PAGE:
|Dark among last
Civil War vets
Began service at age 16 as courier, drummer boy
By Murphy J. Barr
Major William Edward Dark was the oldest son of L.J.L. and Frances Gresham Dark, born in Meriwether County, Georgia in 1848. When the War Between the States (Civil War) came about, he served as a courier and drummer boy at age 16 for Capt. Nathaniel Estes of a Confederate Company from Cedartown, Georgia. He was asked once when he was staying with his son, Will Dark, who was his general in the Civil War. He said proudly, General Joseph Johnson, whose statue stands in the Civil War Memorial Park at Vicksburg, Mississippi.
William Edward Dark was very proud to be a soldier of his country. He never missed a reunion of the United Confederate Veterans, and when he died in 1941 at age 93, he was the last Confederate Veteran of Winn Parish. He was known as the famous Dancing Confederate soldier, and was invited by President Woodrow Wilson to do his dance specialty while attending a reunion in Washington, DC. When the band struck up "Yankee Doodle," he always started his famous jig.
Once in his old age, only a few years before his death, his grandson drove him to Dodson and parked in front of the store building. The men helped Mr. Billy onto the truck bed and he danced his jig for them. He then got into the car with his grandson and drove away. The men applauded him with great respect.
Mr. Billy Dark was in North Carolina when released from the Confederate Army. In 1868 his father moved his family to North Louisiana to teach at the Hico school. Hico is located five miles northwest of Dubach, which at that time was in Claiborne parish before Lincoln Parish was established following the Civil War. Mr. Billy's father established a farm in the Hico area, and it was known as the Dark Farm for a number of years. The farm was in operation and owned by the Own family for a long number of years until it was sold only a few years ago. Mr. Billy Settled in Dubach and probably the next year he married Miss Louisiana Fuller.
The Fuller family were pioneers who settled in the early years. Descendants continue to live in the Dubach area today. Mr. Billy and Louisiana Fuller Dark were the parents of two children, William Lee Dark, born in 1870, and Lela Laurance Louisiana Dark, born in 1872. But sorrow struck when death took the mother in 1874 from tuberculosis. Will and Leva lived with the grandfather, L.J.L. Dark, and came to Winn Parish with them when they came. Billy Dark married again to Florence Ester Roach and began his family again. Nine children were born to this union, of whom five lived to adulthood. Four of them migrated to Winn Parish and married and raised families and added to the history of Winn Parish. These children were Emma (1878-1941), who married George T. Hudson, and lived in Jena; Louella Dark, born 1888, married to George W. Branch, and reared a large family on the farm adjoining Will Dark's land at Gaar's Mill; Howard Dark married Lela Eldridge and settled on a farm in Jackson Parish; Pink Troop Dark (1887-1968) married Kara Crain of Walker in Jackson parish, and settled on a farm in Winn Parish until their children were grown, when they moved to Shreveport.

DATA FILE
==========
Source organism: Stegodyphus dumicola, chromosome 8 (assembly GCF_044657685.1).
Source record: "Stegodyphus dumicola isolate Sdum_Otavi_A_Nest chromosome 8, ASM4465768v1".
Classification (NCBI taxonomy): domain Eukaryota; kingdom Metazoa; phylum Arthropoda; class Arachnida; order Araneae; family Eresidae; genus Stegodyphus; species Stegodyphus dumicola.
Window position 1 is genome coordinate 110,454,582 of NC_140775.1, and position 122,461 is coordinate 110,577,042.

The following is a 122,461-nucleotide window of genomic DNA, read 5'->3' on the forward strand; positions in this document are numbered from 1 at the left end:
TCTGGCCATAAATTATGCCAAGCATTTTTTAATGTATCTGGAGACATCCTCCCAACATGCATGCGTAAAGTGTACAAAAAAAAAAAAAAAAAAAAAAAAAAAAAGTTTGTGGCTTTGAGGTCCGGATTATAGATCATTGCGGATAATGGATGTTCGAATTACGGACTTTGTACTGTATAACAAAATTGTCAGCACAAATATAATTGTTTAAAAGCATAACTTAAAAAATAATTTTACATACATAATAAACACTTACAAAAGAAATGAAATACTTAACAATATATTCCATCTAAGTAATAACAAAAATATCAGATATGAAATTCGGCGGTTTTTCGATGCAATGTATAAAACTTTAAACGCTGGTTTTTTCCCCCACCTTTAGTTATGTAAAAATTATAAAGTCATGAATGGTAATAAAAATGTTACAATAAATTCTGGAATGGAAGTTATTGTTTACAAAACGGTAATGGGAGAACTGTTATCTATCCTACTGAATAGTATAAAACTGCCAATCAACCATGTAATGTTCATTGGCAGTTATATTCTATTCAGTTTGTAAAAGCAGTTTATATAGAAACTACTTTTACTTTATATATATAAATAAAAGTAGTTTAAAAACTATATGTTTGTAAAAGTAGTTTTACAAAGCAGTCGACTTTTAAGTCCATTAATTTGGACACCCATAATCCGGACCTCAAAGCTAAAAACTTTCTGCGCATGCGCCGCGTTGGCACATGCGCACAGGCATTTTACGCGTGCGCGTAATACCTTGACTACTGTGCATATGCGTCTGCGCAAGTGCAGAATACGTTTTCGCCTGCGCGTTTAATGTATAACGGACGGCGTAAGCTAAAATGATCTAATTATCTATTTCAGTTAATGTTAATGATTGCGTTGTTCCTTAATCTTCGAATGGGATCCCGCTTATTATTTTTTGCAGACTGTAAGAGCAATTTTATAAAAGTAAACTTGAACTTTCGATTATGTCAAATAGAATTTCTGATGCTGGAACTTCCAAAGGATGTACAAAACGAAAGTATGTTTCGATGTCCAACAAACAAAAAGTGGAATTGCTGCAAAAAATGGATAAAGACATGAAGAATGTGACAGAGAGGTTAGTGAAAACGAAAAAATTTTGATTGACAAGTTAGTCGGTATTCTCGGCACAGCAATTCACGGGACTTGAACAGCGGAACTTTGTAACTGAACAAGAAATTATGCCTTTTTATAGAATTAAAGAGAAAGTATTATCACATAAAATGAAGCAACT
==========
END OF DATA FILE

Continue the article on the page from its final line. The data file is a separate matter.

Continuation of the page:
After Esther Roach died, Major Dark married a third time to Miss Ada Pipes, and to this union were born seven children. Cora, married to a Mr. Carter; Ora, married to Mr. Higginbotham; Joe Dark; Anna, married to Mr. Ziegler; James Franklin Dark; Gordie, married Mr. Knox, and later Mr. Powell; her twin, Maude, married Mr. Stewart.
After the turn of the 20th century, Major Dark moved his family to a farm north of Jaramillo, and lived there the rest of his days. He had children the age of Will and Melissa who would go to Grandpa Dark's place to spend the night and go coon hunting and fishing in Herrington Creek with Grandpa. The land he owned was back in the tick forest. Once when his brother James was visiting, he said to Billy, "Sell this place and move to town where your folks can see something." He answered "By God, they see too much now."
On his 81st birthday, he played a game of hop-scotch in the yard with some of his small grandchildren.
In 1938 when the veterans of the Confederate and Union Armies met in Philadelphia, PA, he went and for the first time his son, Will, went to care for him. He was past 90 years of age, but did not want help to cross the street.
In his younger days he drove his family to church in a mule-drawn wagon on meeting days at Harmony Grove. Later he owned several cars, but never learned to drive. He suffered a stroke in December, 1940, and was laid to rest at Harmony Grove cemetery in January, 1941.